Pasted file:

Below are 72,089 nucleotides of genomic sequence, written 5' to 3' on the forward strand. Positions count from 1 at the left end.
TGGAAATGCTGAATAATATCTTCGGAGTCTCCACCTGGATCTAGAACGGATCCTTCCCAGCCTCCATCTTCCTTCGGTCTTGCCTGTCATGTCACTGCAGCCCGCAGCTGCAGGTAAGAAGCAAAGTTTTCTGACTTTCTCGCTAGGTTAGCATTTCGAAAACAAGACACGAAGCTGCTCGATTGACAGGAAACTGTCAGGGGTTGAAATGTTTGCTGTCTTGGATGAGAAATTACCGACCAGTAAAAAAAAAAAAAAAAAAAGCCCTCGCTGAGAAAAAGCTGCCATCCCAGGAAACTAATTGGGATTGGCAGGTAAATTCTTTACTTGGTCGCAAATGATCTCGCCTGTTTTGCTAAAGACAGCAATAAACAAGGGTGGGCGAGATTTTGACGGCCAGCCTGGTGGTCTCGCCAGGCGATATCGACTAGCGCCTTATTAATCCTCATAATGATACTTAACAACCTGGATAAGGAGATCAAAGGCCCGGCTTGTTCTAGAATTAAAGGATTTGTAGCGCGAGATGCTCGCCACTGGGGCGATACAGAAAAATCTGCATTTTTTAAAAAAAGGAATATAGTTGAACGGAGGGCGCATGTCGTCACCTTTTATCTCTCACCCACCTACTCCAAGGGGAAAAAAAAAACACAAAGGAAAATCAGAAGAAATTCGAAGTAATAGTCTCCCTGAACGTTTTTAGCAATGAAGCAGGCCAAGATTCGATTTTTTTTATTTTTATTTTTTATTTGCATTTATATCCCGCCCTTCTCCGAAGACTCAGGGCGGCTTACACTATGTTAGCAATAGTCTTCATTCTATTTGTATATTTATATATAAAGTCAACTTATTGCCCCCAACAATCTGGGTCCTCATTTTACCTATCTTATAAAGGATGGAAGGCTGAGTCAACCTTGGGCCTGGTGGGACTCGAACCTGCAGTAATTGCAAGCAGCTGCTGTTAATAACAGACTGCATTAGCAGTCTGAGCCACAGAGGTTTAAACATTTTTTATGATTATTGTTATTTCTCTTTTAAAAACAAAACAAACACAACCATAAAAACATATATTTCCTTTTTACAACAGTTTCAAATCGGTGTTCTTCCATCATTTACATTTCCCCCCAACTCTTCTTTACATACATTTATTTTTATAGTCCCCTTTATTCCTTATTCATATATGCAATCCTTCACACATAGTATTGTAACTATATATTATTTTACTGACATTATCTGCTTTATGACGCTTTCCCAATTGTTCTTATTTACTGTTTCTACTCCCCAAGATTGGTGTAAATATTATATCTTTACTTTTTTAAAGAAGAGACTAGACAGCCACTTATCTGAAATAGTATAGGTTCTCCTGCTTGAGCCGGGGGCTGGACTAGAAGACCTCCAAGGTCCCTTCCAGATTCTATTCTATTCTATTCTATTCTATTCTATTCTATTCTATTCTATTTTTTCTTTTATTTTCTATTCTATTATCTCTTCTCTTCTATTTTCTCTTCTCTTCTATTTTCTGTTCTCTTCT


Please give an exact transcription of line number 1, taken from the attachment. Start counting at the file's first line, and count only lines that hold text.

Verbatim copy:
Below are 72,089 nucleotides of genomic sequence, written 5' to 3' on the forward strand. Positions count from 1 at the left end.